Data_Sheet_2_NBS-Encoding Genes in Brassica napus Evolved Rapidly After Allopolyploidization and Co-localize With Known Disease Resistance Loci.xls (205.5 kB)
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Data_Sheet_2_NBS-Encoding Genes in Brassica napus Evolved Rapidly After Allopolyploidization and Co-localize With Known Disease Resistance Loci.xls

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posted on 30.01.2019, 04:14 by Ying Fu, Yaofeng Zhang, Annaliese S. Mason, Baogang Lin, Dongqing Zhang, Huasheng Yu, Donghui Fu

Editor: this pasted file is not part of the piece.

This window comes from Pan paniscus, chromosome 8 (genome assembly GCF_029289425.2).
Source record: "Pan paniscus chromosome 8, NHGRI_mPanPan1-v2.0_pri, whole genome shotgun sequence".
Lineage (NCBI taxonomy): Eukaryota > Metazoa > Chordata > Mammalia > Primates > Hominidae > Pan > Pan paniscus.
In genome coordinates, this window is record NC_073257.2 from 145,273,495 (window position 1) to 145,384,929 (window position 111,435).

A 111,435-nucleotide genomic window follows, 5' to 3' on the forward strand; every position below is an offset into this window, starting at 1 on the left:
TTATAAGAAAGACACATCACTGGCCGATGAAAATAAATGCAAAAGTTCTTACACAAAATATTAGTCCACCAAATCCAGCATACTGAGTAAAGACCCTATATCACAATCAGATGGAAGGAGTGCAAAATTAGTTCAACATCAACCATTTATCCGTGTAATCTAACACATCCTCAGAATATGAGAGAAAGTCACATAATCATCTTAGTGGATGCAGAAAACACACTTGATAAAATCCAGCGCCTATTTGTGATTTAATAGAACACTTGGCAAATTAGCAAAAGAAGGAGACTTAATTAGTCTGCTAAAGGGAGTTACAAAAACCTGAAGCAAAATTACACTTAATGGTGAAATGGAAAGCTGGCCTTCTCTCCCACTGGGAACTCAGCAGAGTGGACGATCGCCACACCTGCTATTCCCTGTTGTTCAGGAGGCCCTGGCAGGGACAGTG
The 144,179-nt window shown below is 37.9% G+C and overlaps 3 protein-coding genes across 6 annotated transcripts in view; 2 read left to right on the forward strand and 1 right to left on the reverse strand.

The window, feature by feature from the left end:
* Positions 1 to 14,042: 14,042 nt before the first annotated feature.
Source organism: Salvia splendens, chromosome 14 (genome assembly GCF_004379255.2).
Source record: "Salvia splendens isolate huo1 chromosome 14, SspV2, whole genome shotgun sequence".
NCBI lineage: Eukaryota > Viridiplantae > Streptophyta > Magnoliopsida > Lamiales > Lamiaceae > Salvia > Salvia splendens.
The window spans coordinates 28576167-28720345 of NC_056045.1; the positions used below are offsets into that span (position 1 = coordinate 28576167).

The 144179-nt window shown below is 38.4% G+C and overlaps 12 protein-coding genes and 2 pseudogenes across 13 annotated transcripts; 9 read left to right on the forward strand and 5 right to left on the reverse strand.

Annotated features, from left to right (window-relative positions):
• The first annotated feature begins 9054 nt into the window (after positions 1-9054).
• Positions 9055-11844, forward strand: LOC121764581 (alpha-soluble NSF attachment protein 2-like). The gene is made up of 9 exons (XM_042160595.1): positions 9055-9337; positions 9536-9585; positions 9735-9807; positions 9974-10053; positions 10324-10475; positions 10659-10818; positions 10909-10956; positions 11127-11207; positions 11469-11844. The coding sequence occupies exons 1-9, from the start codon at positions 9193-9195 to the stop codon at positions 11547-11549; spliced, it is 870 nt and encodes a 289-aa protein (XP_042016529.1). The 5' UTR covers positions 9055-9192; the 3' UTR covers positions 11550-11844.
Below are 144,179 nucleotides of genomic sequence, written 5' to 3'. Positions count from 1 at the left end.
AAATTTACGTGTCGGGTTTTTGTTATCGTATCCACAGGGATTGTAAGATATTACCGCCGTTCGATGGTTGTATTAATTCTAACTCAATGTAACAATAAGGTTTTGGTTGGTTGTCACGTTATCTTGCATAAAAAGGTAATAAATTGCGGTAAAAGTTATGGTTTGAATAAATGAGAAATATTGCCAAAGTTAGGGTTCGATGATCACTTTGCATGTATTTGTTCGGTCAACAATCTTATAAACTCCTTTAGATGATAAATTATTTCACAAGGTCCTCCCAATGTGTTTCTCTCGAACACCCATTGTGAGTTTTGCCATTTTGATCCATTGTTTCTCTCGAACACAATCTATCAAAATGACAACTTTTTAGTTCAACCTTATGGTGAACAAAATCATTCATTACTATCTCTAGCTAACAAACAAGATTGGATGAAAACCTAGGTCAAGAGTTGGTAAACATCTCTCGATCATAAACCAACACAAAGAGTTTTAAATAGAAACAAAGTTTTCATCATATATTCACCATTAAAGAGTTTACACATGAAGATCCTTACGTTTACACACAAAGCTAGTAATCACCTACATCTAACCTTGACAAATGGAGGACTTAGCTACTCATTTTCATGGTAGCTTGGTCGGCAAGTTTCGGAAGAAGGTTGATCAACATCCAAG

Genes containing nucleotide-binding sites (NBS) play an important role in pathogen resistance in plants. However, the evolutionary fate of NBS-encoding genes after formation of allotetraploid Brassica napus (AnAnCnCn, 2n = 38) is still unknown. We performed a genome-wide comparison of putatively functional NBS-encoding genes in B. napus and its progenitor species Brassica rapa (ArAr, 2n = 20) and Brassica oleracea (CoCo, 2n = 18), identifying 464, 202, and 146 putatively functional NBS-encoding genes respectively, with genes unevenly distributed in several clusters. The An-subgenome of B. napus possessed similar numbers of NBS-encoding genes (191 genes) to the Ar genome of B. rapa (202 genes) and similar clustering patterns. However, the Cn genome of B. napus had many more genes (273) than the B. oleracea Co genome (146), with different clustering trends. Only 97 NBS-encoding genes (66.4%) in B. oleracea were homologous with NBS-encoding genes in B. napus, while 176 NBS-encoding genes (87.1%) were homologous between B. rapa and B. napus. These results suggest a greater diversification of NBS-encoding genes in the C genome may have occurred after formation of B. napus. Although most NBS-encoding genes in B. napus appeared to derive from the progenitors, the birth and death of several NBS-encoding genes was also putatively mediated by non-homologous recombination. The Ka/Ks values of most homologous pairs between B. napus and the progenitor species were less than 1, suggesting purifying selection during B. napus evolution. The majority of NBS-encoding genes (60% in all species) showed higher expression levels in root tissue (out of root, leaf, stem, seed and flower tissue types). Comparative analysis of NBS-encoding genes with mapped resistance QTL against three major diseases of B. napus (blackleg, clubroot and Sclerotinia stem rot) found 204 NBS-encoding genes in B. napus located within 71 resistance QTL intervals. The majority of NBS-encoding genes were co-located with resistance QTLs against a single disease, while 47 genes were co-located with QTLs against two diseases and 3 genes were co-located with QTLs against all three. Our results revealed significant variation as well as interesting evolutionary trajectories of NBS-encoding genes in the different Brassica subgenomes, while co-localization of NBS-encoding genes and resistance QTL may facilitate resistance breeding in oilseed rape.

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